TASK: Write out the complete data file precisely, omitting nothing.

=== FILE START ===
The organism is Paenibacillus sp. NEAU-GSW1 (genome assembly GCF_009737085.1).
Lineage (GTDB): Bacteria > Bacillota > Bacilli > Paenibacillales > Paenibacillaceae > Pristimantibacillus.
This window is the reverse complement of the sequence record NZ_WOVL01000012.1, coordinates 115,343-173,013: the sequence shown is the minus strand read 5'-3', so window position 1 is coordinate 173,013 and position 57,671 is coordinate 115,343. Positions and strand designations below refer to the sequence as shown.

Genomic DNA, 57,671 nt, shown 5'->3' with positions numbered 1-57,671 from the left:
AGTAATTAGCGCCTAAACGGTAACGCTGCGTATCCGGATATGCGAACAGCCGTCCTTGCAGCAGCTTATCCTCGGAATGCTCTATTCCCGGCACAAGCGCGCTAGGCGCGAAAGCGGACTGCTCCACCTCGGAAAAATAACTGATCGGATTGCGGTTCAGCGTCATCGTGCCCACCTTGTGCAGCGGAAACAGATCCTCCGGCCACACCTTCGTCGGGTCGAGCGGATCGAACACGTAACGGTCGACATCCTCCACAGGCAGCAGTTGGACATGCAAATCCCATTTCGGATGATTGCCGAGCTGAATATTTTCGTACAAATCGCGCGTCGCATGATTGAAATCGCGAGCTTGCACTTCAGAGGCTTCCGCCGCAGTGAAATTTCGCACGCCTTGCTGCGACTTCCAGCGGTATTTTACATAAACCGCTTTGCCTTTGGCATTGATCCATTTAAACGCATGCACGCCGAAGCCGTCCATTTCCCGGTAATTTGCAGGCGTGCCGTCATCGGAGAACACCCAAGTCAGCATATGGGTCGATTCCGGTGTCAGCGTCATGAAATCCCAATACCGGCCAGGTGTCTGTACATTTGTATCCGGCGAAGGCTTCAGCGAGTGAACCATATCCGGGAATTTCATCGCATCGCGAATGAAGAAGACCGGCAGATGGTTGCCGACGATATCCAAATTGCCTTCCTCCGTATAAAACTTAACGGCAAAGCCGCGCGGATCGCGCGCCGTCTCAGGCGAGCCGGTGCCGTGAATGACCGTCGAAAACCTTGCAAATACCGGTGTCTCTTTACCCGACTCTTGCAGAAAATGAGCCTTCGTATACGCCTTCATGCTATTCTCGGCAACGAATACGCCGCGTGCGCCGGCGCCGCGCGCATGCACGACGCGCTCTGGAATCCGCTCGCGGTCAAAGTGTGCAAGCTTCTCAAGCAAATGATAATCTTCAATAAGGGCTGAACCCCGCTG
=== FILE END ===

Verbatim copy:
The organism is Paenibacillus sp. NEAU-GSW1 (genome assembly GCF_009737085.1).
Lineage (GTDB): Bacteria > Bacillota > Bacilli > Paenibacillales > Paenibacillaceae > Pristimantibacillus.
This window is the reverse complement of the sequence record NZ_WOVL01000012.1, coordinates 115,343-173,013: the sequence shown is the minus strand read 5'-3', so window position 1 is coordinate 173,013 and position 57,671 is coordinate 115,343. Positions and strand designations below refer to the sequence as shown.

Genomic DNA, 57,671 nt, shown 5'->3' with positions numbered 1-57,671 from the left:
AGTAATTAGCGCCTAAACGGTAACGCTGCGTATCCGGATATGCGAACAGCCGTCCTTGCAGCAGCTTATCCTCGGAATGCTCTATTCCCGGCACAAGCGCGCTAGGCGCGAAAGCGGACTGCTCCACCTCGGAAAAATAACTGATCGGATTGCGGTTCAGCGTCATCGTGCCCACCTTGTGCAGCGGAAACAGATCCTCCGGCCACACCTTCGTCGGGTCGAGCGGATCGAACACGTAACGGTCGACATCCTCCACAGGCAGCAGTTGGACATGCAAATCCCATTTCGGATGATTGCCGAGCTGAATATTTTCGTACAAATCGCGCGTCGCATGATTGAAATCGCGAGCTTGCACTTCAGAGGCTTCCGCCGCAGTGAAATTTCGCACGCCTTGCTGCGACTTCCAGCGGTATTTTACATAAACCGCTTTGCCTTTGGCATTGATCCATTTAAACGCATGCACGCCGAAGCCGTCCATTTCCCGGTAATTTGCAGGCGTGCCGTCATCGGAGAACACCCAAGTCAGCATATGGGTCGATTCCGGTGTCAGCGTCATGAAATCCCAATACCGGCCAGGTGTCTGTACATTTGTATCCGGCGAAGGCTTCAGCGAGTGAACCATATCCGGGAATTTCATCGCATCGCGAATGAAGAAGACCGGCAGATGGTTGCCGACGATATCCAAATTGCCTTCCTCCGTATAAAACTTAACGGCAAAGCCGCGCGGATCGCGCGCCGTCTCAGGCGAGCCGGTGCCGTGAATGACCGTCGAAAACCTTGCAAATACCGGTGTCTCTTTACCCGACTCTTGCAGAAAATGAGCCTTCGTATACGCCTTCATGCTATTCTCGGCAACGAATACGCCGCGTGCGCCGGCGCCGCGCGCATGCACGACGCGCTCTGGAATCCGCTCGCGGTCAAAGTGTGCAAGCTTCTCAAGCAAATGATAATCTTCAATAAGGGCTGAACCCCGCTG